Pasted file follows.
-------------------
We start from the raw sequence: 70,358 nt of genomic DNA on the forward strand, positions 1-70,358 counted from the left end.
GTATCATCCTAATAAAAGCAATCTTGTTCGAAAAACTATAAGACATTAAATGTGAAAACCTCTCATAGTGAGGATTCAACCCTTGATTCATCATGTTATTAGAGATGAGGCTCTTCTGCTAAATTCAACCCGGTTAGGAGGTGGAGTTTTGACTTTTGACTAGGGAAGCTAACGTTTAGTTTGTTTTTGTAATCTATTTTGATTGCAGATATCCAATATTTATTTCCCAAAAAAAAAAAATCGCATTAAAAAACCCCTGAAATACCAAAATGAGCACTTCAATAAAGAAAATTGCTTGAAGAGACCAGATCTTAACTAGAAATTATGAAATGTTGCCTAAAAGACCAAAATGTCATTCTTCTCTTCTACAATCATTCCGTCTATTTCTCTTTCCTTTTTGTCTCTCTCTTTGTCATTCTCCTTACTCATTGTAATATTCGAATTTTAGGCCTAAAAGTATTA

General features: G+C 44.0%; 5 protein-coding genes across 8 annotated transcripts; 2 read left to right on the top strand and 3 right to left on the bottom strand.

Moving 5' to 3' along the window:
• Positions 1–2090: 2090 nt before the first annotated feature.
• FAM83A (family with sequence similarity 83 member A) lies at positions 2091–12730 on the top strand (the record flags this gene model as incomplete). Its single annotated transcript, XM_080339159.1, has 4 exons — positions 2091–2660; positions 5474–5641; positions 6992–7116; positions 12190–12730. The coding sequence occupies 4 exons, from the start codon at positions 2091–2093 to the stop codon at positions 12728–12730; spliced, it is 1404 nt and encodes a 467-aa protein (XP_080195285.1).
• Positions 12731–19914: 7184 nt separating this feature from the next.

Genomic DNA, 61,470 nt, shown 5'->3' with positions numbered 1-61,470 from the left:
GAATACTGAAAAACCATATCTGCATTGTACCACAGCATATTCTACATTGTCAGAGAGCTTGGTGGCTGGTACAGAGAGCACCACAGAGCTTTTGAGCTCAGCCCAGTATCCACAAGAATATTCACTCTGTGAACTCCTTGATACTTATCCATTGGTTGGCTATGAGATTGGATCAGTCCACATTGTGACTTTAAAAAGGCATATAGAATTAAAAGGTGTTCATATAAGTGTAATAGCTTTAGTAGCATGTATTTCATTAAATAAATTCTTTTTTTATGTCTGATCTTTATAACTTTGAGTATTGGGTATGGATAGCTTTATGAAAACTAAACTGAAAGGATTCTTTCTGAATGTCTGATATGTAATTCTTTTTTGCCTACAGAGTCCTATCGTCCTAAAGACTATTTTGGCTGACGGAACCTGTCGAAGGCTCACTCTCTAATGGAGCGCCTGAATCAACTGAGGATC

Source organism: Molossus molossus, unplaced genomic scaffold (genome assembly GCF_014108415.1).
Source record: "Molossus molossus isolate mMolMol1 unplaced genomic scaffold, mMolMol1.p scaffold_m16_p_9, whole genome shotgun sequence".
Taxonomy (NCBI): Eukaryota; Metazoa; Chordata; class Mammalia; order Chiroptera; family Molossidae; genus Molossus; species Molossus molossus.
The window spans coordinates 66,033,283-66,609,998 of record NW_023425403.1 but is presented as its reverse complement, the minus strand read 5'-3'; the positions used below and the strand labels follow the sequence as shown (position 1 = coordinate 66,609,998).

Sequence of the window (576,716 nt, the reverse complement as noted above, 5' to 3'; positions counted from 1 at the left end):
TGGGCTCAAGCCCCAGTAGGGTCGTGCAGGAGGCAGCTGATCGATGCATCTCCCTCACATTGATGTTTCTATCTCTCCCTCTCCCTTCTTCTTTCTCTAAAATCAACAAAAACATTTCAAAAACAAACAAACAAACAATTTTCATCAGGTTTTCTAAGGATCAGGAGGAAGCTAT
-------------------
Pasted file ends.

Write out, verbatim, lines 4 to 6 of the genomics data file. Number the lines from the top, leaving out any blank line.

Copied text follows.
Moving 5' to 3' along the window:
• Positions 1–2090: 2090 nt before the first annotated feature.
• FAM83A (family with sequence similarity 83 member A) lies at positions 2091–12730 on the top strand (the record flags this gene model as incomplete). Its single annotated transcript, XM_080339159.1, has 4 exons — positions 2091–2660; positions 5474–5641; positions 6992–7116; positions 12190–12730. The coding sequence occupies 4 exons, from the start codon at positions 2091–2093 to the stop codon at positions 12728–12730; spliced, it is 1404 nt and encodes a 467-aa protein (XP_080195285.1).